IN today’s competitive business landscape, chief executive officers (CEOs) and business owners are continually seeking ways to do more with less.
DataOne Asia, the leading independent provider of information technology (IT) services in the Philippines, said that businesses can operate this way using the right technology such as cloud computing.
“Businesses that migrate their IT systems to the cloud could save at least 50 percent of their expenses. This is because the cloud minimizes the cost of infrastructure, management and support,” said DataOne Asia President and CEO Cyril Rocke.
First, Rocke said that the cloud could help companies minimize expenses on procuring and maintaining their IT infrastructure.
“Most IT users tend to underestimate the cost of procuring infrastructure. Whenever a company wants to buy IT equipment like servers, they cannot do it in a snap. They need to follow a long procurement process where they have to justify the project, write cost-benefit analyses, and submit the necessary papers to different departments. Sometimes, there’s even a need to hire IT experts that will decide which equipment is best for a company,” he said.
“In reality, companies can spend more than a year and thousands of pesos on the procurement process alone. This entire traditional procurement process severely damages businesses, and reduces their ability to react and roll out new ideas and solutions,” Rocke added.
Instead of procuring new equipment, a company can address its IT needs by looking to cloud service providers like DataOne, the company behind the enterprise cloud service known as CloudSecure. Rocke believes that moving to the cloud will downsize a company’s lengthy procurement process.
“Aside from shortening the tedious procurement process, cloud computing also allows companies to deal with reliable IT-service providers like DataOne, which lets them save time, man-hours, skills development and troubleshooting,” he added.
DataOne Asia sales manager Olga Bautista has seen her share of companies who have leaped into the cloud to cut costs.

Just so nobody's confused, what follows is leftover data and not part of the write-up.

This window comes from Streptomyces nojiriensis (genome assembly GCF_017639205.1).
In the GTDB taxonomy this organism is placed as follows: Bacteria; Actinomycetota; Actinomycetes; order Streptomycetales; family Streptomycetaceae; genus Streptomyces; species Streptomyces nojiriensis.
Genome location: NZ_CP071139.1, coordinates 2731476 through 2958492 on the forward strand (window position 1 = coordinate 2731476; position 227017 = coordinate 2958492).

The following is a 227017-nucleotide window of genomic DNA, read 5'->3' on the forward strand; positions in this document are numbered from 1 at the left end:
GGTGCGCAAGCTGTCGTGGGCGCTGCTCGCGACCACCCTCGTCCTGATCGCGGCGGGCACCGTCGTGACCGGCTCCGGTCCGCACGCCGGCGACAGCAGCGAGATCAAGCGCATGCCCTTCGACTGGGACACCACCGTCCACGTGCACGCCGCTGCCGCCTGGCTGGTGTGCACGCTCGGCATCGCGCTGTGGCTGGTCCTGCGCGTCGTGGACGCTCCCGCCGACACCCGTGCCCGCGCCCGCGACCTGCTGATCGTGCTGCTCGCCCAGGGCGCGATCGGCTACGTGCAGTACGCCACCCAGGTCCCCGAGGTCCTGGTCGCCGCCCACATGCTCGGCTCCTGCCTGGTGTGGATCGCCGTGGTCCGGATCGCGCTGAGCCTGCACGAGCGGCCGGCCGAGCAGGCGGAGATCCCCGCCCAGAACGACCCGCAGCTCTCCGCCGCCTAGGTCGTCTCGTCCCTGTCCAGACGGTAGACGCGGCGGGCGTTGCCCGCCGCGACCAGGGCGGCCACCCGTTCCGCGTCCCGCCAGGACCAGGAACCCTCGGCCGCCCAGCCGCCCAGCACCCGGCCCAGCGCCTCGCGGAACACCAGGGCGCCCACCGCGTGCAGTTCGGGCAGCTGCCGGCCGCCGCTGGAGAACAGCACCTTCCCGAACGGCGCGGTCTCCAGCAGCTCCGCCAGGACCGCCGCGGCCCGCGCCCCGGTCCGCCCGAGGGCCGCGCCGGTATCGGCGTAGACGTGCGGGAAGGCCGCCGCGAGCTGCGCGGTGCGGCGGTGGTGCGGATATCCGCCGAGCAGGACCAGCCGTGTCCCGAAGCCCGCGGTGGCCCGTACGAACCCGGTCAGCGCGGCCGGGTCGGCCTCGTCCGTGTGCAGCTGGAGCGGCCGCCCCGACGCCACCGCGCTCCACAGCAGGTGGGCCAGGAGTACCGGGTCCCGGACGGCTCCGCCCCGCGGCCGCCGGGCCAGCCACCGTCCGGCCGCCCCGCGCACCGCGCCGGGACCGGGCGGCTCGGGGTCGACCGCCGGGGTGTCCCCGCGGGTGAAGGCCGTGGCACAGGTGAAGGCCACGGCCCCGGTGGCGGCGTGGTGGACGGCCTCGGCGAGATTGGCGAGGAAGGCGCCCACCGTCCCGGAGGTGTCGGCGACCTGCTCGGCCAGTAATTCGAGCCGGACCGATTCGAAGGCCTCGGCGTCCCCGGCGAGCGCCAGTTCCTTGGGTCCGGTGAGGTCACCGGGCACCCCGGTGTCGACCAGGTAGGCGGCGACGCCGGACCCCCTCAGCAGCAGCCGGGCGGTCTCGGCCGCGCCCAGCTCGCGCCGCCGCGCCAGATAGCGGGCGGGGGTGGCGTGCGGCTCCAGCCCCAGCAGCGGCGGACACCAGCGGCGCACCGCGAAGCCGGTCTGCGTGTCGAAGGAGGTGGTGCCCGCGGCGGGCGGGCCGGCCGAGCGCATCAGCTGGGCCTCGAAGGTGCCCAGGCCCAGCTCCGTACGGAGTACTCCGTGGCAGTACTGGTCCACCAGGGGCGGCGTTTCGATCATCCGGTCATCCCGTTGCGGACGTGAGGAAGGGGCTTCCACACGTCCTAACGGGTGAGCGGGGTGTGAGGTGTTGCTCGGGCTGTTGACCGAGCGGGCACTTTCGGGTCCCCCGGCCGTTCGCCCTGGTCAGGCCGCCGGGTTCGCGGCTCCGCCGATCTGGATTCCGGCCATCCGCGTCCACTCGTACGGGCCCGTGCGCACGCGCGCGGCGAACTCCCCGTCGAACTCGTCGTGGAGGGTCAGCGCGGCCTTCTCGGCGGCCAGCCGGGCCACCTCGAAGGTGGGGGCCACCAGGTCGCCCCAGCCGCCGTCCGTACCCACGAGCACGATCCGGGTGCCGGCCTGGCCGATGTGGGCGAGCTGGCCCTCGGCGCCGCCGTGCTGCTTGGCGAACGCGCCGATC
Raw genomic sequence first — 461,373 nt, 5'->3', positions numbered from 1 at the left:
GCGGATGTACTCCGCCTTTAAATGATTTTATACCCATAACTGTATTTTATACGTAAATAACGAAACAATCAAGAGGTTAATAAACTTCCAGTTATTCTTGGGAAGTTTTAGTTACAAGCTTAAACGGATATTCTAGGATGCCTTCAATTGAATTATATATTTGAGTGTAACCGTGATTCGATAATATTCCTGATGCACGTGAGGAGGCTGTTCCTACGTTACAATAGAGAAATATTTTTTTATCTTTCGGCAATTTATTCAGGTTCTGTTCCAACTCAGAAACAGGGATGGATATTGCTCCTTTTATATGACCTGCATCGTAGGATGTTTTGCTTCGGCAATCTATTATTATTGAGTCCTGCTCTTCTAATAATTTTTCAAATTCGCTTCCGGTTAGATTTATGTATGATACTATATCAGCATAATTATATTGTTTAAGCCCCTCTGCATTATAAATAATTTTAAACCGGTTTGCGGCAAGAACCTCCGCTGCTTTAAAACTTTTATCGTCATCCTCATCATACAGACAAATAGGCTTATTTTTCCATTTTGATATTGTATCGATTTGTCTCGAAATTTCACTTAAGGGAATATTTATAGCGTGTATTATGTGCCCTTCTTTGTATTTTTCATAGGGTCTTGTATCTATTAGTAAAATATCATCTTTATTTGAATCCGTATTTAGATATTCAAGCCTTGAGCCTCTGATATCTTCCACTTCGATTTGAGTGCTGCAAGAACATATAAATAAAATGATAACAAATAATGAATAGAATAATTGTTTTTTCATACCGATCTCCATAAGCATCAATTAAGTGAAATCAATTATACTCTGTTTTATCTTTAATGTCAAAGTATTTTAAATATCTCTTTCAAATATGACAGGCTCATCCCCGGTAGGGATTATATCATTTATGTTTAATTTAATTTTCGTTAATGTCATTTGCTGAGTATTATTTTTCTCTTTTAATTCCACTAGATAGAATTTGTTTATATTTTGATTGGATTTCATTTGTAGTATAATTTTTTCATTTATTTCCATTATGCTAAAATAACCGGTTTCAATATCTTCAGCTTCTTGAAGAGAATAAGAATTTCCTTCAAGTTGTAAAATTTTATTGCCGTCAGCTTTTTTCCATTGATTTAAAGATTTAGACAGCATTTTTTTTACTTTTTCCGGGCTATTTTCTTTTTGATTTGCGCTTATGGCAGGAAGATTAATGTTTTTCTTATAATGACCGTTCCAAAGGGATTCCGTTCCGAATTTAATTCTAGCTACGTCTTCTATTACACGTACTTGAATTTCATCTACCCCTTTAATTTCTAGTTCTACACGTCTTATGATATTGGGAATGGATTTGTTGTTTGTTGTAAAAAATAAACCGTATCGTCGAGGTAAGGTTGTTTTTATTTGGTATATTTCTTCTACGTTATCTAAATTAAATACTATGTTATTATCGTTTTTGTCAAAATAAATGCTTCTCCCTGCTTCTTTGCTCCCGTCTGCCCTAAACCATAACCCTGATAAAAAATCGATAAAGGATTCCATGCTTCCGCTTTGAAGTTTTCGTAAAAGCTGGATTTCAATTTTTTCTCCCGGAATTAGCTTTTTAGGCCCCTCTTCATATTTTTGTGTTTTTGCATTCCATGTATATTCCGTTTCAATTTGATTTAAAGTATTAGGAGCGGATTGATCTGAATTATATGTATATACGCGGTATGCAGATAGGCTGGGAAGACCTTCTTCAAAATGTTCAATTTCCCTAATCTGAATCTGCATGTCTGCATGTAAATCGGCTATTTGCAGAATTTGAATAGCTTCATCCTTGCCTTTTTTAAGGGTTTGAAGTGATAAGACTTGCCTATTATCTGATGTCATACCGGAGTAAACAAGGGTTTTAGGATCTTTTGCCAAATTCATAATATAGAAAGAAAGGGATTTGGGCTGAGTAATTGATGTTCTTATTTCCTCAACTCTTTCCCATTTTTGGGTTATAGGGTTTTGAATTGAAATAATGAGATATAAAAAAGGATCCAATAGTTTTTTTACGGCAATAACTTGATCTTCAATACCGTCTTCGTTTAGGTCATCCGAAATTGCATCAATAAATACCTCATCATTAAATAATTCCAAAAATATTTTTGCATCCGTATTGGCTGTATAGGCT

“Cloud computing has indeed reduced the expenses of some IT companies. For example, a logistics company might be required to shell out P30,000 to co-locate their servers in an enterprise class, Tier-3 data center facility. But once they move their system to the cloud, depending on their specifications, they would only have to pay around P15,000 to P16,000 per month. As you can see, the expenses are cut in half,” she said.
Bautista also cites a familiar instance where companies would attempt to build their own
IT infrastructure, which is a risky and expensive process.
“If a company wants to build its own infrastructure from scratch, it would need to invest almost P2 million for the basic package of just four servers. Remember that the company still has to hire an IT staff to maintain the system. A staff consisting of four to five IT personnel can cost up to P100,000 monthly,” she added.
Empowering the CEO
Besides cutting costs, Rocke added that cloud computing gives the reins of a company back to its chief executive officer. This happens when the CEO’s own decisions are no longer restricted by the IT expert’s dictates concerning the brand of computers or servers the company needs.
“One benefit of the cloud is that it allows technology to become standardized. Thus, it becomes easier for a nontechnical CEO to get back in charge of his decisions instead of having more layers of experts who will filter the decision for him,” he added.